Why do corporations have the same rights as you?

In the eyes of American law, corporations like AT&T are the same as humans. See more corporation pictures.
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There's a term that describes a situation when a court makes something out of nothing: It's called legal fiction. This jargon refers to the law's ability to decree that something that's not necessarily true is true. It's somewhat like a person in a discussion agreeing to accept an opinion as fact for the sake of argument in order to move the discussion along. Legal fiction helps to move proceedings along.

A sterling example of legal fiction is what's called corporate personhood. Think about it: A corporation isn't a person. It's a business, a pool of investors' money used to conduct transactions and hopefully make a profit. But in order to determine the legality of business proceedings, the legal fiction of treating a corporation as an artificial person was created.


This concept isn't new. In ancient Roman law, a corporation was considered a juristic person: a single, nonhuman entity that legally represented a group of many people [source: Sherman]. The idea makes sense; after all, a corporation is made up of people's financial contributions.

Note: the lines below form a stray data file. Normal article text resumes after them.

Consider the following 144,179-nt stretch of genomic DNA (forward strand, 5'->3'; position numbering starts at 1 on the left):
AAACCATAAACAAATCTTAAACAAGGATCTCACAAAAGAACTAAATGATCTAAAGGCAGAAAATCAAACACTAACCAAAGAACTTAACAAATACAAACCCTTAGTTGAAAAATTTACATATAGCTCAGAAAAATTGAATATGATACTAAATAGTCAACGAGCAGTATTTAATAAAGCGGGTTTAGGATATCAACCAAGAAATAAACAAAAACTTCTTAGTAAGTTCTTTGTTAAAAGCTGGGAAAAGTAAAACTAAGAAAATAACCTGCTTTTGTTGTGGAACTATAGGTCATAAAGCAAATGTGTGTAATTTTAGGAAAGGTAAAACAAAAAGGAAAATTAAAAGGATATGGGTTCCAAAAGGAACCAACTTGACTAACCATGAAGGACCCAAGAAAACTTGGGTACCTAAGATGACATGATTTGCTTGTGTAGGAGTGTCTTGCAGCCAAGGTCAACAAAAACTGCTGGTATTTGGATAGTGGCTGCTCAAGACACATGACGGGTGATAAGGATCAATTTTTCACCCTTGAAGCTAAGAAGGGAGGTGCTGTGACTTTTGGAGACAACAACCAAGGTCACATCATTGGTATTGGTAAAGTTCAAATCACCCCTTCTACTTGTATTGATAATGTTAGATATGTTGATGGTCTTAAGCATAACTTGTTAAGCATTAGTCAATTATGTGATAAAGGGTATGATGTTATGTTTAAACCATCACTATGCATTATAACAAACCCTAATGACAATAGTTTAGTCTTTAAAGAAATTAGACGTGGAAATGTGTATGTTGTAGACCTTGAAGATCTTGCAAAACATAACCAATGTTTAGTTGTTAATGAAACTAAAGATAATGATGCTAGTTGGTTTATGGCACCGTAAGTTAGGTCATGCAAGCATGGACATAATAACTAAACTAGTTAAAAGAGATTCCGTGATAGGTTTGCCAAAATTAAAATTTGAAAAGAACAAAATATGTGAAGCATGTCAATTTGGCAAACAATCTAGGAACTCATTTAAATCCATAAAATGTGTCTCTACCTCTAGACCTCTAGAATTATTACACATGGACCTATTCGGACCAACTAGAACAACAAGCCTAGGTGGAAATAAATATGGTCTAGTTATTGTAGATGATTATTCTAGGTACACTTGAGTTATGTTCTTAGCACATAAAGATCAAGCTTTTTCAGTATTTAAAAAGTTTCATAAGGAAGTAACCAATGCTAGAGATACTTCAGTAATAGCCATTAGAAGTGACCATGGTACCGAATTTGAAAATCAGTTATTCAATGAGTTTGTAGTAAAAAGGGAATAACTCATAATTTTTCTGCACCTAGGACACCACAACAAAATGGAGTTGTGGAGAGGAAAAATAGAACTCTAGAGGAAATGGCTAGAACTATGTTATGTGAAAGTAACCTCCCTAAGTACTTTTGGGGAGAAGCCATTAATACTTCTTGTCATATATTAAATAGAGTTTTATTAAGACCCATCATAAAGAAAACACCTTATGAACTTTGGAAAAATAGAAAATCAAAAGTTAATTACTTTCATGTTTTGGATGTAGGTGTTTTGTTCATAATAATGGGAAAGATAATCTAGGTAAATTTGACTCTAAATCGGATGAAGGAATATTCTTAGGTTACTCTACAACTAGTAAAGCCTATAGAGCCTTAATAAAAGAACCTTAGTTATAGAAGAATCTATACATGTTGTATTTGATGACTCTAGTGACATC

But a corporation is more superhuman than human. It can function beyond the natural limits of age that govern humans, and as such can produce dividends for its investors, whose stock certificates can be willed and passed down as part of their estates. A corporation doesn't die with its originator -- it can live indefinitely (so long as it's profitable). Nor does a corporation need the same things that an actual person does. Corporations don't require food or water, and they can't feel pain [source: Hartmann].

­The laws that govern people take our hum­an weaknesses into account. For example, our prison system is designed to incarcerate the human body. You can't imprison a corporation, though. So granting human treatment to nonhuman corporations is tricky: It's like breathing life into a superhuman that can't feel pain and, after setting him free, hoping for the best.